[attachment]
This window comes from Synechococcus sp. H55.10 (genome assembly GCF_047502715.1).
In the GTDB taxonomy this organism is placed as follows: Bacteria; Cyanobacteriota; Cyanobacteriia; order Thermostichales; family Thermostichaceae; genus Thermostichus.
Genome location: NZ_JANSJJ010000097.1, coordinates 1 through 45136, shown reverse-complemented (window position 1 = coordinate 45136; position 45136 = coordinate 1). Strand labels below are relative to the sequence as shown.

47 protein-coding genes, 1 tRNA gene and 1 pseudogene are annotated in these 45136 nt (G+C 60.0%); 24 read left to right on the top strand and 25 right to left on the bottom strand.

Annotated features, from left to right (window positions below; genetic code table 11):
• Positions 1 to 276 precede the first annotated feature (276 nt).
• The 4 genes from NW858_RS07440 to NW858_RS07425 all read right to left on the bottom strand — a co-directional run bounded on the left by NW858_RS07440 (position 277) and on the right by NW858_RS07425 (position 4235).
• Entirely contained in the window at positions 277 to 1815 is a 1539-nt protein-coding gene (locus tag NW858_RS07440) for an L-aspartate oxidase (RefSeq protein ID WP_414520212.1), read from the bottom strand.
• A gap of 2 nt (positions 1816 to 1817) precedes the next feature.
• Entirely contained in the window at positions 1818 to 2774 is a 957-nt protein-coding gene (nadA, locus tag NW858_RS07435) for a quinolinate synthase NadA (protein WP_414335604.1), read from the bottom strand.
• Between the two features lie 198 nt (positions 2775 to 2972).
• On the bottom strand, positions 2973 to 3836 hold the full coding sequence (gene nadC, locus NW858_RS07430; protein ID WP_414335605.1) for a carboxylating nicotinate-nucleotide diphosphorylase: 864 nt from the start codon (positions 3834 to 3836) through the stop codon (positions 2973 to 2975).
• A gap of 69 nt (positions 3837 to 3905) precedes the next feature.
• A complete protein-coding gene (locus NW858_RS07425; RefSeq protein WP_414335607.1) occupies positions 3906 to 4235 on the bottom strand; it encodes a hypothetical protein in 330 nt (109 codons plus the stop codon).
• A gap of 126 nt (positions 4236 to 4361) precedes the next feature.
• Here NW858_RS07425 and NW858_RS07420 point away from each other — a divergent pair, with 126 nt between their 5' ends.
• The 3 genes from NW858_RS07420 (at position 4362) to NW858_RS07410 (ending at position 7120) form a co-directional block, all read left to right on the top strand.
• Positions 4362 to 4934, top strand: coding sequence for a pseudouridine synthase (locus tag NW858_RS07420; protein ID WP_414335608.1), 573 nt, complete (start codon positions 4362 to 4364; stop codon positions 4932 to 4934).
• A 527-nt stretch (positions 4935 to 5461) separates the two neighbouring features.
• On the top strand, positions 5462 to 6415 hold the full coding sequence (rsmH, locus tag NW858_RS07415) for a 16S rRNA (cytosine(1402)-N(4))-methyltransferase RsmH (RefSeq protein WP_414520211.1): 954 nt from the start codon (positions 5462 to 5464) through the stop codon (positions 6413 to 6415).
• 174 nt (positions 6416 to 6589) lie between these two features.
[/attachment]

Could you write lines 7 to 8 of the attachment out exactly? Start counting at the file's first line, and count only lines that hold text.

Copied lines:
• The 4 genes from NW858_RS07440 to NW858_RS07425 all read right to left on the bottom strand — a co-directional run bounded on the left by NW858_RS07440 (position 277) and on the right by NW858_RS07425 (position 4235).
• Entirely contained in the window at positions 277 to 1815 is a 1539-nt protein-coding gene (locus tag NW858_RS07440) for an L-aspartate oxidase (RefSeq protein ID WP_414520212.1), read from the bottom strand.